FlG. 3 is a face view and FIG. 4 is a side view of another embodiment of a plug according to this inven tion; and

FIG. 6 is a side view of yet another embodiment. of a plug according to this invention.

In the Figures, like reference numerals designate like parts.

Referring in detail to FIGS. 1 and 2, there is shown at 10 a two prong electrical plug of the type supplied for use with ordinary household electrical convenience outlets. Each of the flat-shaped metallic prongs, l2 and 14, is reduced in section, at 16 and 18 respectively, in the mannerof undercuts.

The reduced section portion of each prong extends from the insulative base 20 about halfway the length of the prong and includes reductions in both length and breadth of the section. The terminal half including the free end of the prong remains the standard size provided in present electrical practice, as does the electricallead'22 connective portion (not shown) in the base.

An insulator 24, 26 covers each reduced-section portion of the prongs l2, 14, extending from the base 20 to the full-size terminal portion of the prongs. The insulators are made of such dimension as to fill out the undercut portions to the full size of the terminal portions of the prongs, fairing in smoothly with the prongs in both length and breadth.

In operation, the plug is used in the accepted manner, being inserted in the normal way into any ordinary convenience outlet and withdrawn to break the connection when desired. The insulation does not interfere in the leastwith the oper'ationof the plug, since there is no insulative protrusion to catch on the receptacle structure.

However, it will be noted that shook hazards arewith the exposed portions, and no danger of short circuiting. Even when an electrolyte such as salt-water is poured over a wall-outlet towhich a plug made according to this invention is connected, the chance of shorting the plug is very small.

Material for the insulators 24; 26 can be transparent polyvinyl chloride, as indicated in the drawings, or polyethylene, or any other suitable insulation.

The insulation ispreferably molded in place, but if it is rubber, or similarly elastic, it can be stretched over the full-sized ends of the prongs and slid into the recesses. i

With the molded construction, a positive fit'can be assured and danger of cutting the insulation on installation is eliminated,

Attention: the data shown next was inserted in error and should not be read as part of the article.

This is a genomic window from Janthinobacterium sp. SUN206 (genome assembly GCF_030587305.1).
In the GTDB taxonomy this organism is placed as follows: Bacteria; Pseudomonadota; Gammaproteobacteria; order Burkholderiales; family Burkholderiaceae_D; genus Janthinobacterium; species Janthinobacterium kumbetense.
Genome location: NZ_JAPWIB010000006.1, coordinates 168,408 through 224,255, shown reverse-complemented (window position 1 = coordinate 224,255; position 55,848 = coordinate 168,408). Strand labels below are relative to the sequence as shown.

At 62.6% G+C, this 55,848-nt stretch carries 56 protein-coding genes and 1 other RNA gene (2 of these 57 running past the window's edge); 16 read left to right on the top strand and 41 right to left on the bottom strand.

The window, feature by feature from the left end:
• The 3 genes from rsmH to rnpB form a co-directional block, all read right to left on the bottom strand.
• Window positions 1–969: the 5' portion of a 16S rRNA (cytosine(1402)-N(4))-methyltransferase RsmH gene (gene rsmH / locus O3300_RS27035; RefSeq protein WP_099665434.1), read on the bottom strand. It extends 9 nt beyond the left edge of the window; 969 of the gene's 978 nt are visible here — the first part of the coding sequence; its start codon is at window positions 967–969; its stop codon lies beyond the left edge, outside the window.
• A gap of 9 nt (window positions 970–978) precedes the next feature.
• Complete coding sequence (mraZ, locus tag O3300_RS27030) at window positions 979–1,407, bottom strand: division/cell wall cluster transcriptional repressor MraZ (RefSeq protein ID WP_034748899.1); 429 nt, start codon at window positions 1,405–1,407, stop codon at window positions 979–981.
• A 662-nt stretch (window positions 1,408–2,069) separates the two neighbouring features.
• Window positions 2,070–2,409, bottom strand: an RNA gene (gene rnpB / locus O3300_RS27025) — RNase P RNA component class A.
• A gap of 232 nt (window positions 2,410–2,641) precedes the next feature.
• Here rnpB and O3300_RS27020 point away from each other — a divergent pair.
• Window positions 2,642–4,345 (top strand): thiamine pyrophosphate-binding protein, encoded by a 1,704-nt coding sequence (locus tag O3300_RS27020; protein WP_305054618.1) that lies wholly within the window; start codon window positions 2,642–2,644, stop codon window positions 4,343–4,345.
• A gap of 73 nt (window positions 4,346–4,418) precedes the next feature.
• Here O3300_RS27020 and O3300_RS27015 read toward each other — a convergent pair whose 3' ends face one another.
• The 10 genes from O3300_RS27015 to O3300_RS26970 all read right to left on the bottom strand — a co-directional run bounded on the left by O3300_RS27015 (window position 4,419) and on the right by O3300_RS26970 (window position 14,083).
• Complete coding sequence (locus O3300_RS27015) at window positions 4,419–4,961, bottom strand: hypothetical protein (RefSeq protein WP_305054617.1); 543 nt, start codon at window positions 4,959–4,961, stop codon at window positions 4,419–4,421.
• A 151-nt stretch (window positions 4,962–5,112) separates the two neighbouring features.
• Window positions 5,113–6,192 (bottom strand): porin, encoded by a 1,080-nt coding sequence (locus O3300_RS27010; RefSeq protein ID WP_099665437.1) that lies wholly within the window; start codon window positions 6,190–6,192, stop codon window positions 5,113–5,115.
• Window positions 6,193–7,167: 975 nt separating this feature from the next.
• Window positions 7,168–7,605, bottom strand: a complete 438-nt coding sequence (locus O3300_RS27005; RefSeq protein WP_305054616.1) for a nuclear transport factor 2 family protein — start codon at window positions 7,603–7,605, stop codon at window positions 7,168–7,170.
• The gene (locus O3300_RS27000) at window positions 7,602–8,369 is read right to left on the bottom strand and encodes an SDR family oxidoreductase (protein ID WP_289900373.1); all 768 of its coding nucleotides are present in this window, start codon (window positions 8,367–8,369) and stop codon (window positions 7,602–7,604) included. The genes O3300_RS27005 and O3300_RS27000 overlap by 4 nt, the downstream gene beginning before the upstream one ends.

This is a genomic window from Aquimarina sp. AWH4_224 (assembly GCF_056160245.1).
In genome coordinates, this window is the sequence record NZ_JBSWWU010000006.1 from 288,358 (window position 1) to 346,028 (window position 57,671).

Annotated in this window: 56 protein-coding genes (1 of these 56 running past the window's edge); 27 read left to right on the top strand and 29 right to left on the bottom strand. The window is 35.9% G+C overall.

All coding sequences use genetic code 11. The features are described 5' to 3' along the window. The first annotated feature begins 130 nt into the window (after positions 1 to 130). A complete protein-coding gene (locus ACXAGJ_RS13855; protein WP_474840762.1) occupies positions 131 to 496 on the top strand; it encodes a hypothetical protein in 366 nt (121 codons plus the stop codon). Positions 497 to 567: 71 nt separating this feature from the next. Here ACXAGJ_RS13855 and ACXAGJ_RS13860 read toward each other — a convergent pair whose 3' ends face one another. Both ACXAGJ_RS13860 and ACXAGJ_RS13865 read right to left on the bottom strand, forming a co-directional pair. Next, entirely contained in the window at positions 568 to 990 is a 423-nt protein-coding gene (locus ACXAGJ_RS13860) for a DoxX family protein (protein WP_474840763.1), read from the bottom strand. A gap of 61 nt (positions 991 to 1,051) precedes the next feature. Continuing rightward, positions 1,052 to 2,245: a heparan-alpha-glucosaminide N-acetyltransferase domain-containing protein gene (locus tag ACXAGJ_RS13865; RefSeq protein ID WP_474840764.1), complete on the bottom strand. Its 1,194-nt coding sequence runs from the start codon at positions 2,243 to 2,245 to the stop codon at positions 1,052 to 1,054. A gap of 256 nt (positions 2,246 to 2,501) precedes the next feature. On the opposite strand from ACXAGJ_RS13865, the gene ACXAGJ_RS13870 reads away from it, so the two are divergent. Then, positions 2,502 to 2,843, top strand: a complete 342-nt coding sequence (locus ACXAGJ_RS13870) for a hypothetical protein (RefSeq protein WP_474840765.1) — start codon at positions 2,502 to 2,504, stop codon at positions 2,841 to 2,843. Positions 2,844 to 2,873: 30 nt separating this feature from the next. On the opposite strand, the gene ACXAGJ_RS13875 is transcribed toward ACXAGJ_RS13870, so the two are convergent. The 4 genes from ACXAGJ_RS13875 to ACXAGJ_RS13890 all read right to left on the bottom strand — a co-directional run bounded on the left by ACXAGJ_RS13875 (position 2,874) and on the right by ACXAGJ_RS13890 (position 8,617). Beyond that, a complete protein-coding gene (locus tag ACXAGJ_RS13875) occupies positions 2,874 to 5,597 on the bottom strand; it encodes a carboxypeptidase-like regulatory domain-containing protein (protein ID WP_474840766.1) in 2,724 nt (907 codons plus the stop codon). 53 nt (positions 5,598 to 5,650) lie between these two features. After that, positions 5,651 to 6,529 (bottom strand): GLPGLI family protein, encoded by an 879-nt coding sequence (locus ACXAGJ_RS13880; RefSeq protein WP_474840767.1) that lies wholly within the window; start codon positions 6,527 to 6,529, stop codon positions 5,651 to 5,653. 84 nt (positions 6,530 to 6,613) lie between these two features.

In either case, the insulation is positively constrained by the width and thickness ledges at the end of the reduced section so thatit cannot be dragged over the prong ends, and abut the plug body in a tight fit at the other end. The tight fit assures that even a knife blade cannot be inserted between the plug body and the insulation without forcing it, in the elastic slip-on insulation version of the invention. In the molded insulation version of the" invention, the insulation flows into all minute irregularities of the reduced section, throughout the length and breadth of the reduced section, so that the insulation cannot be resiliently collapsed on itself, and cannot be displaced without using force sufficient to rip the insulation.

FIGS. 3 and 4 illustrate a molded insulation construction, installed on a plug 300 which is even more tenacious in gripping to retain itself and in protecting the prongs gripped, than the FIG. 1 and 2 embodiment.

In FIGS. 3 and 4, the reduced sections 316, 318 of the prongs 312, 314, extend the same distances along the prongs as in the previous embodiment, but the prongs themselves are divided into plural lengthsjoined at one end at the plug base and at the other end at the full size terminal portion of the prongs.

As shown these lengths may be in four parts, 316a, b, c (d not shown) and 318a, b, c (d not shown).

Insulation 324, 326 is molded on the respective prongs as before, but in this embodiment the insulation also flows into and around the spaces between the plural portions of the prongs. The result is that even though the insulation may be torn loose from the underlying prong structure, it cannot slip off. The insulation can even be slit lengthwise without any possibility of coming loose from the prongs.